After losing it’s stop two scorers to graduation and getting upset on its own court in last year’s Group 3 playoffs, Coach Rich Bolds’ Chargers are eager to play a tenacious brand of basketball in 2019.
How do you replace a pair of players that each averaged more than 17 points per game, two seasoned seniors who were the go-to guys at Timber Creek Regional High School?
Chargers head coach Richard Bolds kept pointing out toward the floor, naming one player after another. Justin Bladen. Demetrius Paynter. Sean Miller. Eric Benjamin. Austin Green. Ahmad Roberts. Shawn Thompson.
He just kept rattling off names, as if the roster list was endless.
“We have a nice mix,” Bolds said of his new, deep rotation for the 2018–2019 boys basketball season. “I think it’s five juniors, four sophomores, one freshman and three seniors.”
Replacing Maurice Murray and Isaiah Sanders might not happen overnight, but Bolds isn’t necessarily looking for a couple of scorers anyway. He wants to win with an army of aggressive kids eager to play tough defense every night.
Sounds exactly like a man who spent his collegiate career as a walk-on at Temple University under college basketball legend John Chaney.
“As Coach Chaney would say, ‘you don’t play defense, you don’t play,’” Bolds said.
It’s a philosophy that he adheres to, too, one that kept Bladen, maybe the team’s top shooter this season, on the JV squad as a sophomore last season. But if his current crop of kids ready to make a name for themselves buys into both the unselfishness of playing in a deep rotation and committing themselves to the defensive end on every possession, the Chargers could be a fun team to watch in 2019.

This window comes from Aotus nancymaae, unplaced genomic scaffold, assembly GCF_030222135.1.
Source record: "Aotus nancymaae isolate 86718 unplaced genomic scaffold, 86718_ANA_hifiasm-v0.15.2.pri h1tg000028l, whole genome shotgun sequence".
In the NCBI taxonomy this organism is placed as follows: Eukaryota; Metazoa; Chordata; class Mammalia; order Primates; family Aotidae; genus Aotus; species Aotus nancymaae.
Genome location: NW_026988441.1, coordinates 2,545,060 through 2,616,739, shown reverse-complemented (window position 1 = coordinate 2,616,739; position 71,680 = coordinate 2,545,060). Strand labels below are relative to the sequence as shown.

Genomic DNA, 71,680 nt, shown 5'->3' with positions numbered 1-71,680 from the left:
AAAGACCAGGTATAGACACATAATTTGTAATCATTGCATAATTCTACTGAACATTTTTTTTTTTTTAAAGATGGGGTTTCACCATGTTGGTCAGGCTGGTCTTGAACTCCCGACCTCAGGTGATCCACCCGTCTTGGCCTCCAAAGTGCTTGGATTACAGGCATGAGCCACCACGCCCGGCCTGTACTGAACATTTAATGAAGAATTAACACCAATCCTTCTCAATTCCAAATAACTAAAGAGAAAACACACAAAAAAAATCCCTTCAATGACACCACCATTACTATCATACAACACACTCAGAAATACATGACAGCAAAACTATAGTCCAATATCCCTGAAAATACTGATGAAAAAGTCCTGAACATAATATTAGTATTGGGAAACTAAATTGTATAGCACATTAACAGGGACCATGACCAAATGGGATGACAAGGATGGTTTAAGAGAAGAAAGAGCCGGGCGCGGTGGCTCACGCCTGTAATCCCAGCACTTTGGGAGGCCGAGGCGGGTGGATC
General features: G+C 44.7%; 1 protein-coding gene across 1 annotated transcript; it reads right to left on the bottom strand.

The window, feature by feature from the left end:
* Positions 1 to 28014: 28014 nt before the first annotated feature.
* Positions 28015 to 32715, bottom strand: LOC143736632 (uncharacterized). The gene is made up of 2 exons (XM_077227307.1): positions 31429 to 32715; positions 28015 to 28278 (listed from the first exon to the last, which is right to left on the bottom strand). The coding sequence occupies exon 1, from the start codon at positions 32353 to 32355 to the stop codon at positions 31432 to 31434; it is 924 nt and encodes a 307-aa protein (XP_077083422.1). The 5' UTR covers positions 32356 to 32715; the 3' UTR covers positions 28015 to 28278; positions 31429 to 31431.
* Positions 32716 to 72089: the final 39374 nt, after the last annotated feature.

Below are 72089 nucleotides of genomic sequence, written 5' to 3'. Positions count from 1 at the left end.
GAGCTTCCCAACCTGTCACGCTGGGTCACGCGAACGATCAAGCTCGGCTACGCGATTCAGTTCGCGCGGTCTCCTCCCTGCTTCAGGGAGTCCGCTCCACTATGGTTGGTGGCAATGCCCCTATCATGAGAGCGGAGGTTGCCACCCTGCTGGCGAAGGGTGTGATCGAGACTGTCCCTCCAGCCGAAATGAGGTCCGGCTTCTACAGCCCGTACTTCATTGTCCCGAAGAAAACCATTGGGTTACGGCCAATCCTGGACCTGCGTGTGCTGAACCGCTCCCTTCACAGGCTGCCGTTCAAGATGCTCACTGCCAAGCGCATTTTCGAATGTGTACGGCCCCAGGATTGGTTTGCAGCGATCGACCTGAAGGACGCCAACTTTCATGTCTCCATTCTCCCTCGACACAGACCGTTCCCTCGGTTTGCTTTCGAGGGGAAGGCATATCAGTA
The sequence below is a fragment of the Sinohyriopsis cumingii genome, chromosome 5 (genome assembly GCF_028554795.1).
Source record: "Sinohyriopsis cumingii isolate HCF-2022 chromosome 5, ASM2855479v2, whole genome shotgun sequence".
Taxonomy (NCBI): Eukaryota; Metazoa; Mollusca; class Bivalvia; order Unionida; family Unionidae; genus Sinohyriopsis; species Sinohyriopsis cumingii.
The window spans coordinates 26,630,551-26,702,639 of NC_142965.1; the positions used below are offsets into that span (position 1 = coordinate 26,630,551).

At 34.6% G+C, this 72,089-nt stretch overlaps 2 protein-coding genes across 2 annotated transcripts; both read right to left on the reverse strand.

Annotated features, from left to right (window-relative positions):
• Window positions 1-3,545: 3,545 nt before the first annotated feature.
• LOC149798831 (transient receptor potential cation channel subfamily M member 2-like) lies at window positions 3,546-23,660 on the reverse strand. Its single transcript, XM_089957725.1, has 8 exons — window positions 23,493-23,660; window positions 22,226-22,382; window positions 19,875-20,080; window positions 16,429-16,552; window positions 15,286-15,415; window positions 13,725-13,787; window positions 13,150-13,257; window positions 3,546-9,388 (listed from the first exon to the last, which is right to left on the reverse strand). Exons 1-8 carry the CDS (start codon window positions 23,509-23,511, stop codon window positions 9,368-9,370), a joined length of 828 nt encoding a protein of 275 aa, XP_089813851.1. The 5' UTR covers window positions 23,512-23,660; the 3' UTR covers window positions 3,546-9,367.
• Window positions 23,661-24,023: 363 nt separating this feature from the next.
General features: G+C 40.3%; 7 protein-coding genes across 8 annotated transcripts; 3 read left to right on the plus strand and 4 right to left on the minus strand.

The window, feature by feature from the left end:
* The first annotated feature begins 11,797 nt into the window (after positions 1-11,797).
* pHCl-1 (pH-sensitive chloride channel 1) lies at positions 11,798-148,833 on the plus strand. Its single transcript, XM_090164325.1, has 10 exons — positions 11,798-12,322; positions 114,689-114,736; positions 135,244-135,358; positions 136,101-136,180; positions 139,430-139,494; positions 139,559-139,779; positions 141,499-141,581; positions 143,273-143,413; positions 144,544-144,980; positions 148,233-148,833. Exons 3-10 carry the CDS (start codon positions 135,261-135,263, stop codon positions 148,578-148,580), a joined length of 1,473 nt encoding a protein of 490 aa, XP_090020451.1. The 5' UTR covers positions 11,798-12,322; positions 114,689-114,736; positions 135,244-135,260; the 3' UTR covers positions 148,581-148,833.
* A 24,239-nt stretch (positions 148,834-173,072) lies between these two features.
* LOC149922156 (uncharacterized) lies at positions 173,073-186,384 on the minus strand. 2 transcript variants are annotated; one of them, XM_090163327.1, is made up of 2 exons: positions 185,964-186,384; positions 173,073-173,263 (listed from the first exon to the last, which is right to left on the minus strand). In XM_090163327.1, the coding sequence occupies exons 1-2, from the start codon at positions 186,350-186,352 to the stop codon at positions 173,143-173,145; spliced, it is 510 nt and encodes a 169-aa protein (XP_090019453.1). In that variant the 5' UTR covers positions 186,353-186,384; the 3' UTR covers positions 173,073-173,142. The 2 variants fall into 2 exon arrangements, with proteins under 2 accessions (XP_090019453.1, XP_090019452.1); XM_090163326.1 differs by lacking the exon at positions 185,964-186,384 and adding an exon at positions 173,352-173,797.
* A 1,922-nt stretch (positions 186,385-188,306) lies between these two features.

They could make everyone forget the end of last season, when the top-seeded Chargers were upset on their home court in the South Jersey Group 3 semifinals against Delsea, leaving a “terrible taste” in Bolds’ mouth.
“I’m focused on the defensive end because that was our Achilles heel last year,” he said. “Delsea came in and they were small like us, but when they walked through the door, I told my guys, ‘They’re ready.’ That team just got better and better each game, defensively. That’s my blueprint. That’s the only thing I’ve been focusing on. I told our managers, we’re not even keeping score. No books, I don’t care about that. All I care about are rebounds, turnovers, steals, charges.”
Because if you play that way on defense, the offensive opportunities will come easily.
“Absolutely,” Bolds said in agreement.
As for who will score all those points left behind by Murray and Sanders, though, Bladen, who grew up across the street from Sanders, showed off his shot in a scrimmage against Highland a week before the regular season. Paynter, also a junior, is a big-bodied 6-foot-6 post player who will get his points, too. Miller, a senior guard, has the potential to post double digits nightly.
And then there are some of the underclassmen that excite Bolds.
“If (Austin Green) does what he’s supposed to do,” Bolds said of the 6–5 sophomore, “he’s going to be a star. Austin is probably going to be a star.”
Born and raised in Philly (Ben Franklin High School), playing under Chaney and then coaching under Phil Martelli at St. Joseph’s University for four years prior to joining Timber Creek in 2011, Bolds is a teacher of the game at heart and he has plenty of pupils with talent on his floor. The process of molding them into a potential winning team (Timber Creek went 20–7 last season) is the fun part.
“My goal this year, and we always have one goal each year, is that we want the №1 seed,” Bolds said. “We want the №1 overall seed so we can have all of our playoff games here and hopefully with the schedule we play, the Olympic conference schedule, we can get better each game.
“We play some tough teams, Plymouth Whitemarsh (Plymouth Meeting, Pa.), Camden, Penn Wood (Lansdowne, Pa.), Camden Catholic, Paul VI. You can’t have an off-night, which I love. Because if you’re telling me you want to play beyond high school, you’ve got to be competitive.”